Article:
19th Century Crime and Punishment in England
In London, the dispensation of justice has been of a great concern. Historically, there has been a lot of complains on the treatment of petty offenders from the low social classes in this country. While it is a common knowledge that felony is a small offense which does not cause a detrimental huge impact on a country’s economy, the way in which felony convicts have been punished has been so unfair. However, in most cases, such sentences have been made under the influence of the rich class.
During the 19th century, the London Police Court was manipulated by the rich to oppress the poor felon convicts. Despite being unjustified, this was done in order to protect the interests of the rich community. For instance, employers who were faced with cases of industrial action in their premises would greatly rely on the help of magistrates to restore sanity in their businesses. Similarly, the judicial process was used in favor of employers to help them to get rid of the workers involved in petty thefts (Universities of Hertfordshire, 1983).This was prominently used in the Shipping companies in which the magistrates were relied upon to help the employers punish dock thieves. Instead of punishing workers by interdiction or sacking it was felt imposing harsh punishments would absolutely eradicate such offenses.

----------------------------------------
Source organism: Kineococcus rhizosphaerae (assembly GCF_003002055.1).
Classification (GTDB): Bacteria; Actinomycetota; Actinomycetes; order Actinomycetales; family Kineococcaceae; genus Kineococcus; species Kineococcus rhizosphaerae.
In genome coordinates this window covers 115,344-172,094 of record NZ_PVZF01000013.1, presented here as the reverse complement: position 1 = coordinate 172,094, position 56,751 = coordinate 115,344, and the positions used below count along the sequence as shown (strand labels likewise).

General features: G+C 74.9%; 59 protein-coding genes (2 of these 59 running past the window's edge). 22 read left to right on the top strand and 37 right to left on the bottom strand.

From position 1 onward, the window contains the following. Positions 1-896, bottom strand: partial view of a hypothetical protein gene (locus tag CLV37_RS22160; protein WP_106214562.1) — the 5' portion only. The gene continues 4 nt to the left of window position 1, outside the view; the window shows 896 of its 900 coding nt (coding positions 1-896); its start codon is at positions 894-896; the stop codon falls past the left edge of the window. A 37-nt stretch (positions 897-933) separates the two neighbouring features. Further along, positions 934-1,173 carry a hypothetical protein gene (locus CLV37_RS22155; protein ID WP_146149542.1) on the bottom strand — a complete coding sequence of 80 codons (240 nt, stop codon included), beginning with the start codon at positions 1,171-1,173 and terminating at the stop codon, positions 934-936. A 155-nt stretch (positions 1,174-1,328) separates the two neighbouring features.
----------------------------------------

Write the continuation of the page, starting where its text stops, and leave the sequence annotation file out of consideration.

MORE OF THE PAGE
The enforcement of the Criminal Justice Act worsened the situation because it allowed magistrates to impose harsher fines on petty offenders who would be unluckily convicted. In this case, it would be a win on the prosecutor team and the surest way of dealing with such offenses which were very difficult to detect. At the same time, the punishments prevented the offenders from repeating same acts and graduating into more dangerous offenses like murder. By eradicating all the fruits and vegetable thieves, traders would get an easier time of carrying out their activities without any obstacle. This would also challenge the thieves to work harder to provide for themselves.
Universities of Hertfordshire (1983) Proceedings of the Old Bailey, 8th September 1831, page
138. London: HRI Online Publications.